Colon Cancer

Colon Cancer

Colon Cancer


Colon cancer or colorectal cancer is cancer of the large intestine (colon), which is the lower part of the digestive system. Rectal cancer is cancer of the last several inches of the colon and this is also included in colorectal cancer.

Most colon cancers begin as small, noncancerous (benign) clumps of cells called as adenomatous polyps. Over time some of these polyps can become colon cancers.

Other rare types of cancer can affect the colon, such as lymphoma, carcinoid tumors, melanoma, and sarcomas. However, colonic carcinoma is the most important cancer of colon.


Colorectal cancer is one of the leading causes of cancer-related deaths in the world. However, early diagnosis can often lead to a complete cure.

Higher risk of colon cancer is expected in case of the following:

1. Age more than 60 years

2. Diet high in red or processed meats

3. Cancer elsewhere in the body

4. Presence of colorectal polyps

5. Patients with inflammatory bowel disease (Crohn’s disease or ulcerative colitis)

6. Family history of colon cancer

7. Personal history of breast cancer

8. Certain genetic syndromes also increase the risk of developing colon cancer. Two of the most common are:

• Familial adenomatous polyposis (FAP)

• Hereditary nonpolyposis colorectal cancer (HNPCC), also known as Lynch syndrome

1. Eating high-fat and low-fiber diet.

2. Smoking cigarettes and drinking alcohol.


Many cases of colon cancer have no symptoms. The following symptoms, however, may indicate colon cancer:

1. Abdominal pain and tenderness in the lower abdomen

2. Blood in the stool

3. Diarrhea, constipation, or other change in bowel habits

4. Weight loss without any known reason

Early diagnosis of an asymptomatic recurrence increases the likelihood of a complete surgical resection.
Colon Cancer
Exams and Tests:

In case if the doctor diagnoses colorectal cancer, more tests will be done to see if the cancer has spread.

Complete medical history and physical examination of abdomen is performed. The physical exam rarely shows any problems, although in some cases a lump (mass) in the abdomen may be felt. A rectal exam may reveal a mass in patients with rectal cancer, but not colon cancer.

A fecal occult blood test – this test may detect small amounts of blood in the stool, which could suggest colon cancer.

Colonoscopy- this is the best imaging study and also the screening test for colon cancer as it can visualize the entire colon.


Blood tests such as Complete blood count (CBC) to check for anemia and liver function tests

Staging of cancer

In case if the doctor diagnoses colorectal cancer, more tests will be done to see if the cancer has spread. This is called staging. CT or MRI scans of the abdomen, pelvic area, chest, or brain may be used to stage the cancer. Sometimes, PET scans are also used.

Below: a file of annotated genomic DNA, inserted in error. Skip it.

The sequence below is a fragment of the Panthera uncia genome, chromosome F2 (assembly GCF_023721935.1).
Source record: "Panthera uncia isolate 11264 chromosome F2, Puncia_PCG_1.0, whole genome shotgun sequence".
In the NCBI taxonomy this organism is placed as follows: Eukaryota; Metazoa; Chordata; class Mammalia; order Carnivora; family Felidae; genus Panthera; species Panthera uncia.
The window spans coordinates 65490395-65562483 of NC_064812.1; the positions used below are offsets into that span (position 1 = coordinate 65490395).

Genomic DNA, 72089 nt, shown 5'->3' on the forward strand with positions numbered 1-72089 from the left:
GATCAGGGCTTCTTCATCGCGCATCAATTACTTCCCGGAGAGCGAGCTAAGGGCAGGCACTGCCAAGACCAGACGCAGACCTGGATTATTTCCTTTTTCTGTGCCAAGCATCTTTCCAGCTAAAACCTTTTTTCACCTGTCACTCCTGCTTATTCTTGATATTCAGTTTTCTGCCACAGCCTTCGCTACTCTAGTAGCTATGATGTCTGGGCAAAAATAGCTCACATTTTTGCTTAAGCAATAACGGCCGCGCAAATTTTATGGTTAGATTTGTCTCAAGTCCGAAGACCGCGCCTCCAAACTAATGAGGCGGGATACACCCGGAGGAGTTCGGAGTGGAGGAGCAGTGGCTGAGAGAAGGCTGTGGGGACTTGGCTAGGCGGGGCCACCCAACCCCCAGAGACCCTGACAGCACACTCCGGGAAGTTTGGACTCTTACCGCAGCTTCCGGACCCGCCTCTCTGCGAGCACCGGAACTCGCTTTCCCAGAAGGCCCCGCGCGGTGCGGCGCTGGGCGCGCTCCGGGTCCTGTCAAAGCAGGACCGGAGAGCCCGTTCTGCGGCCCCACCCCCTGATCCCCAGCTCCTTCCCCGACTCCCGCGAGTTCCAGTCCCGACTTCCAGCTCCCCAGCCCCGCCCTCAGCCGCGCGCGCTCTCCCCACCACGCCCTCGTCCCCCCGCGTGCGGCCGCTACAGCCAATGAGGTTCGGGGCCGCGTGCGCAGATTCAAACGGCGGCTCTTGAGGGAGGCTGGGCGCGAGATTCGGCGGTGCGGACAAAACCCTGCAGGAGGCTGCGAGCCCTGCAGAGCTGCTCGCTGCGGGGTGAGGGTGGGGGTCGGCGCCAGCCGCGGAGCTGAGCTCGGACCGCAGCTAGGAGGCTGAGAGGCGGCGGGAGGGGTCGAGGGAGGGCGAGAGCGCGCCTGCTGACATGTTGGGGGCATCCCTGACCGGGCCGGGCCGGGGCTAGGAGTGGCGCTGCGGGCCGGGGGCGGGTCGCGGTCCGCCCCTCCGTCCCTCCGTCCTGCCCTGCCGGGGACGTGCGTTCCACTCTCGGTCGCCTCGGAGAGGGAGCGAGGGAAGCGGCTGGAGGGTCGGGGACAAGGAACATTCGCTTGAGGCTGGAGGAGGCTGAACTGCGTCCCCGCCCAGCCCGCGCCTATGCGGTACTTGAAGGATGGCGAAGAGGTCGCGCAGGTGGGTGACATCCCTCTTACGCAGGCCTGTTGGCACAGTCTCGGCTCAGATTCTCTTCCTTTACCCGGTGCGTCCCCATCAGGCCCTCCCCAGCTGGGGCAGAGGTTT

Stages of colon cancer are:

Stage 0: Very early cancer on the innermost layer of the intestine

Stage I: Cancer is in the inner layers of the colon

Stage II: Cancer has spread through the muscle wall of the colon

Stage III: Cancer has spread to the lymph nodes

Stage IV: Cancer has spread to other organs

Blood tests to detect tumor markers, including carcinoembryonic antigen (CEA) and CA 19-9, may help the physician to evaluate the treatment.


In general, treatments for colon cancer may include:

Surgery (most often a colectomy) to remove cancer cells – Stage 0 colon cancer may be treated by removing the cancer cells, often during a colonoscopy. For stages I, II, and III cancer, more extensive surgery is needed to remove the cancerous part of the colon.

Chemotherapy- this is done to kill cancer cells

Almost all patients with stage III colon cancer should receive chemotherapy after surgery for approximately 6 – 8 months. This is called adjuvant chemotherapy. In stage IV colon cancer, chemotherapy can reduce symptoms and improve survival. Irinotecan, oxaliplatin, capecitabine, and 5-fluorouracil are the three most commonly used drugs.

Monoclonal antibodies, including cetuximab, panitumumab, bevacizumab, and other drugs have been used alone or in combination with chemotherapy.


Although radiation therapy is occasionally used in patients with colon cancer, it is usually used in combination with chemotherapy for patients with stage III rectal cancer.

For patients with stage IV disease that has spread to the liver, the treatments are directed specifically at the liver. This may include:

1. Burning the cancer (ablation)

2. Chemotherapy or radiation directly

3. Freezing the cancer (cryotherapy)3. Freezing the cancer (cryotherapy)

4. Surgery


In general, when treated at an early stage, many patients survive at least 5 years after their diagnosis. (This is called the 5-year survival rate.)

Possible Complications:

1. Blockage of the colon

2. Cancer recurrence

3. Cancer spreading to other organs or tissues (metastasis)

4. Development of a second primary colorectal cancer

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